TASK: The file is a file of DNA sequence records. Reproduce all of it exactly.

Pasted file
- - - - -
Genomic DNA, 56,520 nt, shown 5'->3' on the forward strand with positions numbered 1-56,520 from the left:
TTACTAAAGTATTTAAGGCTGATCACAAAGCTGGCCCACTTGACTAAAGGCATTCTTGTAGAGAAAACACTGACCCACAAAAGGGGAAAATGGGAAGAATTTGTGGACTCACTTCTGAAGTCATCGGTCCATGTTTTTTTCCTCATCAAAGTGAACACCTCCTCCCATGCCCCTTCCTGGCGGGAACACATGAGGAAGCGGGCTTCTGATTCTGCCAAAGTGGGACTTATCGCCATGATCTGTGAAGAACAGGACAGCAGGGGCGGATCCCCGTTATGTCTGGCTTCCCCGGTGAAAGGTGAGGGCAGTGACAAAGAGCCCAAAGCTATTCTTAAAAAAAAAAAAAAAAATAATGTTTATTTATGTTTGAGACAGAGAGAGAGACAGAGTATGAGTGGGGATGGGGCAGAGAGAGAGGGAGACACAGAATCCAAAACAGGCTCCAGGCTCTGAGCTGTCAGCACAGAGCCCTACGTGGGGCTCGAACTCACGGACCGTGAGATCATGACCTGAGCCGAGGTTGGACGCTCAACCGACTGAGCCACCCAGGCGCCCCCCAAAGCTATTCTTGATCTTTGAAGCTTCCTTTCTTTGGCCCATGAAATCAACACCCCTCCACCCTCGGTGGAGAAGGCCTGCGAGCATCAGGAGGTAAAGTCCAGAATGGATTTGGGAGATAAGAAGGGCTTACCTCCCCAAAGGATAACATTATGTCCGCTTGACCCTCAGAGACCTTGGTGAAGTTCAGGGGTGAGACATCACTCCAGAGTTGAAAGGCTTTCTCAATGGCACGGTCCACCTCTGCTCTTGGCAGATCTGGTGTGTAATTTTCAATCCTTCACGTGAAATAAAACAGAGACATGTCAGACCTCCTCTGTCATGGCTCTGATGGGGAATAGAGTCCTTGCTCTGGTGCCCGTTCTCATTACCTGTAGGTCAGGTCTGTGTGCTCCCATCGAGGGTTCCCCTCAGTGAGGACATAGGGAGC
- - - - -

Genomic DNA, 56,520 nt, shown 5'->3' on the forward strand with positions numbered 1-56,520 from the left:
TTACTAAAGTATTTAAGGCTGATCACAAAGCTGGCCCACTTGACTAAAGGCATTCTTGTAGAGAAAACACTGACCCACAAAAGGGGAAAATGGGAAGAATTTGTGGACTCACTTCTGAAGTCATCGGTCCATGTTTTTTTCCTCATCAAAGTGAACACCTCCTCCCATGCCCCTTCCTGGCGGGAACACATGAGGAAGCGGGCTTCTGATTCTGCCAAAGTGGGACTTATCGCCATGATCTGTGAAGAACAGGACAGCAGGGGCGGATCCCCGTTATGTCTGGCTTCCCCGGTGAAAGGTGAGGGCAGTGACAAAGAGCCCAAAGCTATTCTTAAAAAAAAAAAAAAAAATAATGTTTATTTATGTTTGAGACAGAGAGAGAGACAGAGTATGAGTGGGGATGGGGCAGAGAGAGAGGGAGACACAGAATCCAAAACAGGCTCCAGGCTCTGAGCTGTCAGCACAGAGCCCTACGTGGGGCTCGAACTCACGGACCGTGAGATCATGACCTGAGCCGAGGTTGGACGCTCAACCGACTGAGCCACCCAGGCGCCCCCCAAAGCTATTCTTGATCTTTGAAGCTTCCTTTCTTTGGCCCATGAAATCAACACCCCTCCACCCTCGGTGGAGAAGGCCTGCGAGCATCAGGAGGTAAAGTCCAGAATGGATTTGGGAGATAAGAAGGGCTTACCTCCCCAAAGGATAACATTATGTCCGCTTGACCCTCAGAGACCTTGGTGAAGTTCAGGGGTGAGACATCACTCCAGAGTTGAAAGGCTTTCTCAATGGCACGGTCCACCTCTGCTCTTGGCAGATCTGGTGTGTAATTTTCAATCCTTCACGTGAAATAAAACAGAGACATGTCAGACCTCCTCTGTCATGGCTCTGATGGGGAATAGAGTCCTTGCTCTGGTGCCCGTTCTCATTACCTGTAGGTCAGGTCTGTGTGCTCCCATCGAGGGTTCCCCTCAGTGAGGACATAGGGAGC